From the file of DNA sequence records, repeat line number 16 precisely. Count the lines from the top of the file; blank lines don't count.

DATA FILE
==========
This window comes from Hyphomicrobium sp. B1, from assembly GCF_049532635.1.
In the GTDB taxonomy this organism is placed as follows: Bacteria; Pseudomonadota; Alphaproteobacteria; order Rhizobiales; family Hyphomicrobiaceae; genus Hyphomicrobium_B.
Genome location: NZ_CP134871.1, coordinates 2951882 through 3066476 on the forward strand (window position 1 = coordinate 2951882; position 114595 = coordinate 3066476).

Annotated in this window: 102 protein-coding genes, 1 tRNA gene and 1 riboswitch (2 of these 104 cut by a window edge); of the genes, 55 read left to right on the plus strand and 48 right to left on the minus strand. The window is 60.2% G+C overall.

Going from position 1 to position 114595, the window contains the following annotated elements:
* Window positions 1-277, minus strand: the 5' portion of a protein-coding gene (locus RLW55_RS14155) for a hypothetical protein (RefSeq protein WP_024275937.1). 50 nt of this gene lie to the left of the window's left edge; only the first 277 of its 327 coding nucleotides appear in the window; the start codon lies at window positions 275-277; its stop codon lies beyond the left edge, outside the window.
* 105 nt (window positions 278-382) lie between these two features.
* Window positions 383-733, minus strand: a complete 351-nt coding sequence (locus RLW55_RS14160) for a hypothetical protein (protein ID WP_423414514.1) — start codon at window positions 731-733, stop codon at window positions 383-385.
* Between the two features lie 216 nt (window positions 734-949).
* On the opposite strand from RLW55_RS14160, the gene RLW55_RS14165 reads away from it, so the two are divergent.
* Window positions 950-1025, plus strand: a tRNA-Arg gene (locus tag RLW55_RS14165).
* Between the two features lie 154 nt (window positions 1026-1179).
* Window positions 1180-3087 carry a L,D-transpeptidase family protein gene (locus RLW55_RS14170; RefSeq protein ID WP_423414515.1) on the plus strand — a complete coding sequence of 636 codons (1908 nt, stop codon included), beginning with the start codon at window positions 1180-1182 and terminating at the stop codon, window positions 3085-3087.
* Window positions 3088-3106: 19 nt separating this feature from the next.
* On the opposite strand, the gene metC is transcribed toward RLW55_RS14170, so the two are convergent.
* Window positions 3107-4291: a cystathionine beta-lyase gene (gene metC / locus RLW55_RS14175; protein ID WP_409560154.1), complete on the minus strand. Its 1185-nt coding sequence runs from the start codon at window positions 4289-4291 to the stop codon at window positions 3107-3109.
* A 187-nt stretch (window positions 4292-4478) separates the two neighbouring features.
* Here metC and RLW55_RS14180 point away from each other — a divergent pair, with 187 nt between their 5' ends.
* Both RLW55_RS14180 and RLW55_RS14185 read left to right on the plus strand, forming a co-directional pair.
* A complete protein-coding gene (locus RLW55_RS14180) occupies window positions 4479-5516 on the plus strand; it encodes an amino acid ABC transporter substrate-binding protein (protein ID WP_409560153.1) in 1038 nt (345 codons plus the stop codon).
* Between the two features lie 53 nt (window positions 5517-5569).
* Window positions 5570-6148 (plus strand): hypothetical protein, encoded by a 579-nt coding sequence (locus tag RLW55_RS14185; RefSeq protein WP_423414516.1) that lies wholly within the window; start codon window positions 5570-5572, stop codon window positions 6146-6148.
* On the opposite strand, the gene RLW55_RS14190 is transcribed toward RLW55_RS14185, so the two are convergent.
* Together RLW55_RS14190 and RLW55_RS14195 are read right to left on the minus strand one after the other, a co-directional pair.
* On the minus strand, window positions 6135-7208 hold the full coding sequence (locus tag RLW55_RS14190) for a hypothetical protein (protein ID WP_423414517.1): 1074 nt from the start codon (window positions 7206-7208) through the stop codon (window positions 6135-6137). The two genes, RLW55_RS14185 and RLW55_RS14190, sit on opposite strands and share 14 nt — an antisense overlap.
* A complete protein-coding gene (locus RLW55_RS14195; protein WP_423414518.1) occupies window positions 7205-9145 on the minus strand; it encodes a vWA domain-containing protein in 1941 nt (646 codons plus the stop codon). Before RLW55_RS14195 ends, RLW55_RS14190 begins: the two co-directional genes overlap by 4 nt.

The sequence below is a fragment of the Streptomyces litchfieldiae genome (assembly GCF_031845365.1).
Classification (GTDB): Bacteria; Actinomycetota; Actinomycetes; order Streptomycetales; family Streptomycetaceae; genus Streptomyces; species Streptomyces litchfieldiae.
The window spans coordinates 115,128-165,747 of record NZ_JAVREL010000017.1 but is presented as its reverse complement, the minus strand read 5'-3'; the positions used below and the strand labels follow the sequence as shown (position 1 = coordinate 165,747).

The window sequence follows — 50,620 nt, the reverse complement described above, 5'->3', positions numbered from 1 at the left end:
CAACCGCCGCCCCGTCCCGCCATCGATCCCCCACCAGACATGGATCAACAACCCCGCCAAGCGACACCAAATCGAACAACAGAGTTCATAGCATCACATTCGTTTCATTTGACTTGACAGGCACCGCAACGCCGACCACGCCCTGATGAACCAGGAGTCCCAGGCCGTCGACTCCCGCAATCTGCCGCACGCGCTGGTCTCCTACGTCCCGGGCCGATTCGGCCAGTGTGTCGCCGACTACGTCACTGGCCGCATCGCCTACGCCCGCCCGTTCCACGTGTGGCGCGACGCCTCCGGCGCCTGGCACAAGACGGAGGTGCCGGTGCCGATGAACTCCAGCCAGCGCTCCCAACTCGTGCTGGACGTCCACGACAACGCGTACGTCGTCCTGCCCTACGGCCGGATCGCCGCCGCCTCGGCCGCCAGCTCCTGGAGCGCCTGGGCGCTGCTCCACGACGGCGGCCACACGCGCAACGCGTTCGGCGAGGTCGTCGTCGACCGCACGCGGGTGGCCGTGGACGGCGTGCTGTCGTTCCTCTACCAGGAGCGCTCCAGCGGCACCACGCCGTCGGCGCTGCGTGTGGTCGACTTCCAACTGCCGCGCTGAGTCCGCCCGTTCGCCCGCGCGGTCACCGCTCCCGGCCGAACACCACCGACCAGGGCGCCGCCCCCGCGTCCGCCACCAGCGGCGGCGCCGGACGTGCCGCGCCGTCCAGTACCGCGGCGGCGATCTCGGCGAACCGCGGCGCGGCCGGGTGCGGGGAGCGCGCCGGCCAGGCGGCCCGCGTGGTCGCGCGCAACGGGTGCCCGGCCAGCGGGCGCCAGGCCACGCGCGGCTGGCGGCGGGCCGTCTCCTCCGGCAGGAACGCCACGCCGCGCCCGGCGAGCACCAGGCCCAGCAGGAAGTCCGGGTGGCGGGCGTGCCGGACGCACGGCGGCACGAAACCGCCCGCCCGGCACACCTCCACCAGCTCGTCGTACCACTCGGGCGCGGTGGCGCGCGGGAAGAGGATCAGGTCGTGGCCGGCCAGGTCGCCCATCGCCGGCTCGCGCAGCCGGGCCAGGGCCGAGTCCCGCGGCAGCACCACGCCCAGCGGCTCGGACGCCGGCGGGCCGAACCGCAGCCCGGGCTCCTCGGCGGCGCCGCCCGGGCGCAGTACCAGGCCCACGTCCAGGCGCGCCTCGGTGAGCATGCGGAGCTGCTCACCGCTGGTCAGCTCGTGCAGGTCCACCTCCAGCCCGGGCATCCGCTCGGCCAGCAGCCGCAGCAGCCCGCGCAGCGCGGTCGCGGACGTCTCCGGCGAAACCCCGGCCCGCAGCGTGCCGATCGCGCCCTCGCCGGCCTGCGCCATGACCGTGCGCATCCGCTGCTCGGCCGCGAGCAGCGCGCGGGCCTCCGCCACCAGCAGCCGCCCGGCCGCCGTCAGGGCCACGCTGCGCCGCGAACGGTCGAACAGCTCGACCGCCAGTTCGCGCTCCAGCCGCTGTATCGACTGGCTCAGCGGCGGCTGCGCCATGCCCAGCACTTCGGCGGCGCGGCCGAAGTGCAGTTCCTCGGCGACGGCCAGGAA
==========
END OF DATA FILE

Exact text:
* Window positions 3107-4291: a cystathionine beta-lyase gene (gene metC / locus RLW55_RS14175; protein ID WP_409560154.1), complete on the minus strand. Its 1185-nt coding sequence runs from the start codon at window positions 4289-4291 to the stop codon at window positions 3107-3109.